Big Sur tourism grapples with Pacific Coast Highway closure

Big Sur tourism grapples with Pacific Coast Highway closure

Even as 35 miles of the Pacific Coast Highway reopened in California's Monterey County following a landslide that has cut off some of the state's most scenic and popular stretches of coastline for more than two months, the impacted region's tourism industry is still holding its breath as it battles with revenue losses and awaits a total reopening of the highway this fall.

"We've never had a situation where the road has been closed more for than a couple weeks," said Mike Freed, co-founder and managing director of Passport Resorts, which owns the well-known luxury property Post Ranch Inn in Big Sur, one of the tourism areas hit hardest by the road closures.

In order to maintain the resort's business, Post Ranch Inn has developed the option for guests to fly to the property via helicopter from Monterey Regional Airport for $250 per person, roundtrip. For those who stay three or more nights at the property, the helicopter transportation is included.

Indeed, rather than close up shop, local businesses have gotten creative in promoting new and unique ways to visit the area.

Hotel Carmel and La Playa Carmel in nearby Carmel-by-the-Sea recently partnered with Big Sur Adventures, an e-bike rental shop in Big Sur, to offer bike trips along the stretch of Pacific Coast Highway (also known as Highway 1) that is now unreachable by cars. Until Pfeiffer Canyon bridge is fully repaired, which is slated for mid- to late Septembter, these businesses are touting the rare opportunity to bike along the cliffs without cars.

A daily shuttle runs from noon to 7 p.m. between Andrew Molera State Park and the trailhead at Pfeiffer Big Sur State Park, and those interested can rent an e-bike from Big Sur Adventures for a half day ($50) or a full-day ($75). The recommended ride is 18 miles.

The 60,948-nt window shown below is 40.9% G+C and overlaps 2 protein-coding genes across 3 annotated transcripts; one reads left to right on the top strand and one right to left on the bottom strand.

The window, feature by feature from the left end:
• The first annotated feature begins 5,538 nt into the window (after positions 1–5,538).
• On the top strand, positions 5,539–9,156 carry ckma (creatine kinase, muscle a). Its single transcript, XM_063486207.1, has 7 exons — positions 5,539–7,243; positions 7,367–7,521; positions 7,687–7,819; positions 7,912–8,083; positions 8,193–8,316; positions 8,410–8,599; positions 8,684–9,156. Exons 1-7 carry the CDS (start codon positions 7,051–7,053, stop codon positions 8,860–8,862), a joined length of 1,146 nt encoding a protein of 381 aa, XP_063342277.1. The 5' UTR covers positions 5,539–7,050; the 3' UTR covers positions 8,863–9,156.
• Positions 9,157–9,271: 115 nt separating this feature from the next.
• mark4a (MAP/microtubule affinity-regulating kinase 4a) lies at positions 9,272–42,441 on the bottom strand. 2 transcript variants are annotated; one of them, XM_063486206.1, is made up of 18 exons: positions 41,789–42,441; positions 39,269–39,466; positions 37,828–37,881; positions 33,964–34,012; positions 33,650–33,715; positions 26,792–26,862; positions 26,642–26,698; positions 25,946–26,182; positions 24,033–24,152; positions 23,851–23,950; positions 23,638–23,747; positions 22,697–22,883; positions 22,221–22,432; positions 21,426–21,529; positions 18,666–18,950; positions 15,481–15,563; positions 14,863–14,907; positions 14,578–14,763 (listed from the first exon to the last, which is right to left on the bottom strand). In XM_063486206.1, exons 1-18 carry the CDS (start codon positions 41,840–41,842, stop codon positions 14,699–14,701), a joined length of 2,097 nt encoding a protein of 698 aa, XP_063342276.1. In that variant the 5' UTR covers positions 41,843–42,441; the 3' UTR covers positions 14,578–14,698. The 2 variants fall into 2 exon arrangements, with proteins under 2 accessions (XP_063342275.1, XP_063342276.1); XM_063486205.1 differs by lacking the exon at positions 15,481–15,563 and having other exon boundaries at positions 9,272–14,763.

Another bright spot for Big Sur is the news that Alila Hotels & Resorts will be unveiling its first North American resort there this fall when the Ventana Inn reopens as Ventana Big Sur, an Alila Resort.

"We are incredibly proud of the camaraderie and resilience of the Big Sur community," said Kristina Jetton, general manager of Ventana Big Sur. "With our fall reopening, we want people to know that not only is Ventana coming back in new and exciting ways, but that Big Sur as one of the world's great destinations is back and more enchanting than ever before."

Despite the optimistic entrepreneurial spirit in the region, Caroline Beteta, president and CEO of Visit California, said that tourism businesses in the Central Coast, including the famous Hearst Castle, have reported an approximate 20% dip in sales due to the closures.

While it's been an unprecedented and trying time for the Big Sur and Central Coast tourism industry, Beteta urged visitors not to write the region off.

"In some ways, there's never been a better time to visit because it's kind of like an experience you get during the high season that was 30 years ago," said Beteta. "The value is exceptional."

As far as what kind of appeal Big Sur and Highway 1 traditionally have with domestic and international travelers alike, "it's right up there with some of our big icons," said Beteta. "Highway 1 is a definite top of mind aspirational bucket-list type of trip."

Regular updates on road conditions and Caltrans projects are being provided by the Big Sur Chamber of Commerce at


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